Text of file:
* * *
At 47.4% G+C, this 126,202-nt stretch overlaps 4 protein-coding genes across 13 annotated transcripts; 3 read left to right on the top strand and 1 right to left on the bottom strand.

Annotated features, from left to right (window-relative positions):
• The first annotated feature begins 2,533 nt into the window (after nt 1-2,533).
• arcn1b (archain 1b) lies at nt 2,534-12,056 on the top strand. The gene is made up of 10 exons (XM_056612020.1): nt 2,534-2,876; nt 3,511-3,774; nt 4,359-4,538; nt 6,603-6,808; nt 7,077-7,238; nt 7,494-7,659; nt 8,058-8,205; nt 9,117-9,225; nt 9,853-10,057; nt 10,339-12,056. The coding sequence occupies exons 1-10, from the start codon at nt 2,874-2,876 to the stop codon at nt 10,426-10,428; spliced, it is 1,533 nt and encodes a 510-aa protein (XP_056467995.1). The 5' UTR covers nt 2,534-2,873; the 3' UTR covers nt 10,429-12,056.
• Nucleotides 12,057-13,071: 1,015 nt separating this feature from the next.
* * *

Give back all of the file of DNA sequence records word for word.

At 47.4% G+C, this 126,202-nt stretch overlaps 4 protein-coding genes across 13 annotated transcripts; 3 read left to right on the top strand and 1 right to left on the bottom strand.

Annotated features, from left to right (window-relative positions):
• The first annotated feature begins 2,533 nt into the window (after nt 1-2,533).
• arcn1b (archain 1b) lies at nt 2,534-12,056 on the top strand. The gene is made up of 10 exons (XM_056612020.1): nt 2,534-2,876; nt 3,511-3,774; nt 4,359-4,538; nt 6,603-6,808; nt 7,077-7,238; nt 7,494-7,659; nt 8,058-8,205; nt 9,117-9,225; nt 9,853-10,057; nt 10,339-12,056. The coding sequence occupies exons 1-10, from the start codon at nt 2,874-2,876 to the stop codon at nt 10,426-10,428; spliced, it is 1,533 nt and encodes a 510-aa protein (XP_056467995.1). The 5' UTR covers nt 2,534-2,873; the 3' UTR covers nt 10,429-12,056.
• Nucleotides 12,057-13,071: 1,015 nt separating this feature from the next.